In the previous three combat sequences, we learned three attack techniques using hand strikes at the top, middle and lower parts of the opponent. We also learned the corresponding defence techniques. In this combat sequence, “Hang a Golden Star at a Corner”, we learn attack techniques at the sides, i.e. left and right. These four modes of attacks — top, middle, bottom and sides — represent the whole range of directions any hand strikes can come from.
If you can execute a middle attack using “Black tiger Steals Heart”, i.e. a middle thrust punch, you can also execute other forms of middle attacks by changing the hand form and the stance. For example, instead of using a thrust punch you may use a palm strike, and instead of using a bow- arrow stance you may you use a false-leg stance. Similarly by varying the hand forms and stances of the other modes of attacks, you can have an unlimited range of attack techniques.
On the ther hand, if you can defend against a middle thrust punch, you can also defend against other forms of middle attacks. In other words, if you can effectively use “Single Tiger Energes from Cave” to counter “Black Tiger Steals Heart”, you can also counter his attack even if he uses a palm jab instead of a thrust punch, and uses a unicorm step instead of a bow-arrow stance, or any other hand forms and stances. The same principle applies to the other modes of attacks. Hence, when you are efficient in defending against these four representative hand strikes, you can defend against any hand strikes.
We use “Black Tiger Steals Heart” as a representative middle hand strike, and “Single Tiger Emerges from Cave” as its representative defence. For some reasons, such as to gain technical or tactical advantages, we may use another middle attack technique instead of the “Black Tiger”. Similarly we may use another middle defend technique instead of the “Single Tiger”. But we shall leave these considerations to later lessons. At this stage, it is sufficient to focus on these four representative attacks and defence so that we can develop the necessary combat skills to apply these techniques well.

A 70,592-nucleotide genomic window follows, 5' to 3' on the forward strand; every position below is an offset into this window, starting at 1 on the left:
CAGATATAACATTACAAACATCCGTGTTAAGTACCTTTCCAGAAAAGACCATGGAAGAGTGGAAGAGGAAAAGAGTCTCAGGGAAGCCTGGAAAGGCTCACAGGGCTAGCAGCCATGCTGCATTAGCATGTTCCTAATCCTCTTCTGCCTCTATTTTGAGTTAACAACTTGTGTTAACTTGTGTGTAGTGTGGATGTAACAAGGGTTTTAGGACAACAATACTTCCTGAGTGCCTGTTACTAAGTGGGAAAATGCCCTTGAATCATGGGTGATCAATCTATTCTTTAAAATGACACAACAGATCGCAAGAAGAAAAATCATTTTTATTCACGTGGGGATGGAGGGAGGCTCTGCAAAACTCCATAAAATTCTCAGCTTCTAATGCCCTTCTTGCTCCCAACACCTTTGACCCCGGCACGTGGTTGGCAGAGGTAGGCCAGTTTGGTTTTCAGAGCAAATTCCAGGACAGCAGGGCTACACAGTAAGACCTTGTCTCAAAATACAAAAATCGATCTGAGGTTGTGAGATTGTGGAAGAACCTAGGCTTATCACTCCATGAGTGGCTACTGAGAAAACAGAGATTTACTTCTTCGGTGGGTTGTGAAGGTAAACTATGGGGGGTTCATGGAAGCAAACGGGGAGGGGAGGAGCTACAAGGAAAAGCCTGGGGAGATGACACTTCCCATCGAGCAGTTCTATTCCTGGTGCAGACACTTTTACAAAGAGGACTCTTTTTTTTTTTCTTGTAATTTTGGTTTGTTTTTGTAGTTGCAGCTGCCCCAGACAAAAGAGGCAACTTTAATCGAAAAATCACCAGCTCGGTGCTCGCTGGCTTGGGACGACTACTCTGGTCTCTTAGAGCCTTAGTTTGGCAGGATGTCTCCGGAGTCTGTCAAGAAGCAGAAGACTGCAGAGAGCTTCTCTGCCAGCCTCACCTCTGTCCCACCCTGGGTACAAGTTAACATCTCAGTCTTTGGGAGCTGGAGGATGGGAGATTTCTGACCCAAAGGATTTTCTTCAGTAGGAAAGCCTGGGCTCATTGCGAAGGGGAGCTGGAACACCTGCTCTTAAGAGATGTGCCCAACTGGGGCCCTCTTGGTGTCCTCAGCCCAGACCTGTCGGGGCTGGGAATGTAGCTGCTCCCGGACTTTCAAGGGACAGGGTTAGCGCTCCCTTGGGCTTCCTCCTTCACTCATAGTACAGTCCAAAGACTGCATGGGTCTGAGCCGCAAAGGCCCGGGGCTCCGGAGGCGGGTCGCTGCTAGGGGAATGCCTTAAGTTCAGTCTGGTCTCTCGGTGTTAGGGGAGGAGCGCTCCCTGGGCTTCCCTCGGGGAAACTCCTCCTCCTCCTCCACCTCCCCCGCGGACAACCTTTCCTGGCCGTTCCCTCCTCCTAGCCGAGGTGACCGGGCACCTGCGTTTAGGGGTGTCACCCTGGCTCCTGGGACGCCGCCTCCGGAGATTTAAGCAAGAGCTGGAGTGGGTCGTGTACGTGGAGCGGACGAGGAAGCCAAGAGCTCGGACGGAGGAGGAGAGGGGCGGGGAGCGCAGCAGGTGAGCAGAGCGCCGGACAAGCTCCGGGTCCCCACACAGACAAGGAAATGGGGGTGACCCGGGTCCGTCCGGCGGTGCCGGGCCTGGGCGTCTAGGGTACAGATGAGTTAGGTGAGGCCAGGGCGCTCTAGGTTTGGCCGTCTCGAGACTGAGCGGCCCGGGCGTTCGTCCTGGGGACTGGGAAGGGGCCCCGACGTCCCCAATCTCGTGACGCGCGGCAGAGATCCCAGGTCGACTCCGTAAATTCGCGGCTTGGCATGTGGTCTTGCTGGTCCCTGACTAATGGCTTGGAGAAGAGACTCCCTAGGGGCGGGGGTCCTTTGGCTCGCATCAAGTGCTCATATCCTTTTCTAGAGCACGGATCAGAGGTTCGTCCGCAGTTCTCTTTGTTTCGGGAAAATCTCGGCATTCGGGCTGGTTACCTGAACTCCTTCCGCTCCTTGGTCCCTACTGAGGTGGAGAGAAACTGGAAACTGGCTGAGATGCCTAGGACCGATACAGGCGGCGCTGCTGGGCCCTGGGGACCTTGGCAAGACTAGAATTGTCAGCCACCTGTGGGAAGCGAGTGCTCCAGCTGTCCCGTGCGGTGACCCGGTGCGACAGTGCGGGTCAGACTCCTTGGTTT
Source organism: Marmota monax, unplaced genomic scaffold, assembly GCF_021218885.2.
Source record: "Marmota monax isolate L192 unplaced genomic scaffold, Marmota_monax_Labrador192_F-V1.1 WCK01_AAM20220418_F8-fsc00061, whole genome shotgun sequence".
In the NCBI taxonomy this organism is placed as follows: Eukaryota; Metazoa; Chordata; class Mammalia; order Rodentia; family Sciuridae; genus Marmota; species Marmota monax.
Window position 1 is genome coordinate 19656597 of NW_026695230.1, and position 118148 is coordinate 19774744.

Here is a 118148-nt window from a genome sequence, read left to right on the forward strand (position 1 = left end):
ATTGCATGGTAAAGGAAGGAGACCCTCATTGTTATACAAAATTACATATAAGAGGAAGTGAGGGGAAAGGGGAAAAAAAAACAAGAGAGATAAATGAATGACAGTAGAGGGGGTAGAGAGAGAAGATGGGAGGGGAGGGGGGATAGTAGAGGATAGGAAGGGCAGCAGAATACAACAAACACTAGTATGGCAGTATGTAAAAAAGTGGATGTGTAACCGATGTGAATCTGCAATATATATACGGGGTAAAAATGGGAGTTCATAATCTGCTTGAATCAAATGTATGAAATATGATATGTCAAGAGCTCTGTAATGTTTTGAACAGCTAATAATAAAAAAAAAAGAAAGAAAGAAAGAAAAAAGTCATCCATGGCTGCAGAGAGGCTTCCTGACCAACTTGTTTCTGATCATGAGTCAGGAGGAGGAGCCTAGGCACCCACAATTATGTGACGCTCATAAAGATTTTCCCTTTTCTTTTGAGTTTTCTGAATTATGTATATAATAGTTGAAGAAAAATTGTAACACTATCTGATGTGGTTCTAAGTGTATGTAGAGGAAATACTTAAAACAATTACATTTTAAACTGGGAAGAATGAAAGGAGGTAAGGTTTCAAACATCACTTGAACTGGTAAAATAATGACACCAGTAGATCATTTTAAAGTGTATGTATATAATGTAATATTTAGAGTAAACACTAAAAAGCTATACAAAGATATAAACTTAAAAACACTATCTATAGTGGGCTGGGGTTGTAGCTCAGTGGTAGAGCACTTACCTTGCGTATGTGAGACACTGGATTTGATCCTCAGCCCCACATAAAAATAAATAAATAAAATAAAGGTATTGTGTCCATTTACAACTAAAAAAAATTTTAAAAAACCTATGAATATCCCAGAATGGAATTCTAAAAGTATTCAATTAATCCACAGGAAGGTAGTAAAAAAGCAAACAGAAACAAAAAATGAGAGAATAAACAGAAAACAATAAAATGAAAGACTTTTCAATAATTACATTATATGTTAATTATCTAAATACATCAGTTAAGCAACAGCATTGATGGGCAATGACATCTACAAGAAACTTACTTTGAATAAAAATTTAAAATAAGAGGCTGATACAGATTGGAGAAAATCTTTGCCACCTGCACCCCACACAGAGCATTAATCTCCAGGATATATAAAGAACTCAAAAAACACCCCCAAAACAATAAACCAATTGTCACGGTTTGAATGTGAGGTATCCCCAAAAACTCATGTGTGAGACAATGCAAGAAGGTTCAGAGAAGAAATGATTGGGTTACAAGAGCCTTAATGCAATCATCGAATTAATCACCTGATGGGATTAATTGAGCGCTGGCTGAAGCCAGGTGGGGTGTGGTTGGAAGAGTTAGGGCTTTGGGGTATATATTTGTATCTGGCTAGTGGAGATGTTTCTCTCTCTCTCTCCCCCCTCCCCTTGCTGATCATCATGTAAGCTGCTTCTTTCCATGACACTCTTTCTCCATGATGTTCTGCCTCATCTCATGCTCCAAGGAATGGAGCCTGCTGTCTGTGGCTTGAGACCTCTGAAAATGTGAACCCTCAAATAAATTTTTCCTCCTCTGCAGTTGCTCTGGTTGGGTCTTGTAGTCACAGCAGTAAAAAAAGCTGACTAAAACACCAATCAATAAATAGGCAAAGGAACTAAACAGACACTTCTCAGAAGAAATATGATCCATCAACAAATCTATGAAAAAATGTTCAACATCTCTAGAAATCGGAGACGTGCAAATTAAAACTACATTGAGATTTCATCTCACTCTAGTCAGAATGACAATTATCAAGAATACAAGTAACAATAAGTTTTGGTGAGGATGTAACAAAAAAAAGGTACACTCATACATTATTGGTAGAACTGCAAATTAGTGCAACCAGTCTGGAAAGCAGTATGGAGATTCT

Generally, skills are more important than techniques — a fact most martial art students today are ignorant of. Another important fact they are ignorant of is that skills, as well as techniques, need to be systematically acquired — not just read from a book or a webpage. Hence, traditional kungfu masters did not allow their students to engage in free sparing unless they were ready. But due to their ignorance, present-day students rush into free sparring. Not only they do not acquire skills and techiques, they hurt themselves unnecessarily.
Briefly, the skills we have learnt include right timing, right spacing, right judgement, quick decision, instantaneous change, fluid miovement, footwork adjustment and safe coverage. If you are not sufficiently proficient in any of these skills, or worse if you do not even know what these skills mean, it is better to go back to the previous combat sequences for more training.
Two new skills are introduced in this sequence training: the skill of flowing attack and the skill of pressing attack. As your opponent sweeps at your low punch at “Precious Duck Swims through Lotus”, you flow with the opponent’s momentum and swing your attacking arm upward in a curve into a “horn punch” at his temple, simultaneously you press in a small step and guard his sweeping hand. If you do not cover his hand, he may pierce it into your side ribs or bowels. Hence, this attack movement involves three skills: the skills of flowing attack, of pressing attack, and of safe coverage.
“Hang a Golden Star” is a short range attack but involves much movement. Thus, due to this innate disadvantage it is not a commonly used attack technque. But there may be situations, such as this one, where it may be useful.